Clinical Research Accreditation is the public recognition accorded a professional program that is judged to meet established qualifications and educational standards through initial and subsequent periodic evaluations. Accreditation applies to professional programs and is distinguished from certification or licensure, which applies to individuals. Professional programs in Clinical Research are those leading to the certificate in Clinical Research, baccalaureate in Clinical Research and the masters of Clinical Research degrees. Recognition of the certificate in Clinical Research, baccalaureate in Clinical Research or the masters of Clinical Research program denotes overall compliance with the standards of the respective program. It does not imply or infer that all Clinical Research programs are totally equivalent. Accreditation standards include both quantitative and qualitative parameters.
A professional program is evaluated on the extent to which it accomplishes its stated goals and is consistent with the concept that Clinical Research is a unique, personal service profession in the health science field. In the application of these standards, literal conformity in every detail is not required. Variations are to be expected, and superiority in certain qualities may compensate, at least in part, for deficiencies in others. Many programs exceed Council standards in one or more of the various elements comprising accreditation. In Clinical Research education, as in American education generally, there is diversity. In this diversity there is potential strength. The accreditation process, therefore, seeks to maximize potential strengths while assuring basic expectations for quality Clinical Research education.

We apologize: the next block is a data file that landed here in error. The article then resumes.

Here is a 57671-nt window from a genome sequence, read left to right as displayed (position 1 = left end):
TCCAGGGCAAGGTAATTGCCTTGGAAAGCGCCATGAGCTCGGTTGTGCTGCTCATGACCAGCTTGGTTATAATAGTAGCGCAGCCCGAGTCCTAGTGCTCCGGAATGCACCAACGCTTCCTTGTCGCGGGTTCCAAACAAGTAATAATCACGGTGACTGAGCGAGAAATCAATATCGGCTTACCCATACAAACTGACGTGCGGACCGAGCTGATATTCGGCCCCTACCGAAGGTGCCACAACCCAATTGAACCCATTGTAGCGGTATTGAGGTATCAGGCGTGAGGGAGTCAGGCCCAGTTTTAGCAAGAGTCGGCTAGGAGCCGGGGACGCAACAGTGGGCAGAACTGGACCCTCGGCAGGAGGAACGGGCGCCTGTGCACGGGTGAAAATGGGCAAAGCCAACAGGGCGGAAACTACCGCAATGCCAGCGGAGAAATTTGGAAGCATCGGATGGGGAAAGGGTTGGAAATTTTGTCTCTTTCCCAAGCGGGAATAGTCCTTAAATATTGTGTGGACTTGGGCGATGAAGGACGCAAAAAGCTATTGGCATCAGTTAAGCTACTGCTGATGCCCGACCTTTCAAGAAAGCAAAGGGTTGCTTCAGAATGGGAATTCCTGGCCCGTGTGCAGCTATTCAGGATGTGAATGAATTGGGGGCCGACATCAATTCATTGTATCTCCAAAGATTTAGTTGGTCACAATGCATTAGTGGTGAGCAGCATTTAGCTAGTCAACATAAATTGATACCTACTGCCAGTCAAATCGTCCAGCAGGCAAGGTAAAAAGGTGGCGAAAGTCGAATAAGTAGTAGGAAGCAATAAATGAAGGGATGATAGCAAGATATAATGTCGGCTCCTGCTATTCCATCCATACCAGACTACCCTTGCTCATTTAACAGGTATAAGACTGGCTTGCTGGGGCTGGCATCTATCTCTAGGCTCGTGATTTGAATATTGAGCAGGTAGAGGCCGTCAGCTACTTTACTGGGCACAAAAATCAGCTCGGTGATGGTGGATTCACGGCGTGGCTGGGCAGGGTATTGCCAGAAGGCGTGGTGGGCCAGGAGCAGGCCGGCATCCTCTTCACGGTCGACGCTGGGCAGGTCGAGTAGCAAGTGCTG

Accreditation of professional education programs in Clinical Research provides an international basis for quality assurance. In so doing, the accreditation process serves multiple constituencies:
For the public, accreditation assures conformity to general expectations of the profession and identification of colleges and schools of Clinical Research which have explicitly undertaken activities directed at improving the quality of their professional programs, and are carrying them out successfully. Accreditation also assures improvement in the professional services available to the general public in that accredited programs are expected to modify their requirements to reflect advances in knowledge and practice.
For students and prospective students, accreditation provides an assurance that a program has been found to provide satisfactory educational preparation for practice in the field
For institutions of higher education, accreditation provides a framework for self-evaluation and improvement as well as opportunity for external review and counsel. Accreditation also provides a basis for the decision-making of private and public agencies in the awarding of grants, scholarships and loans.
For the profession, accreditation provides a means for practitioner participation in the setting of requirements for preparation to enter the profession.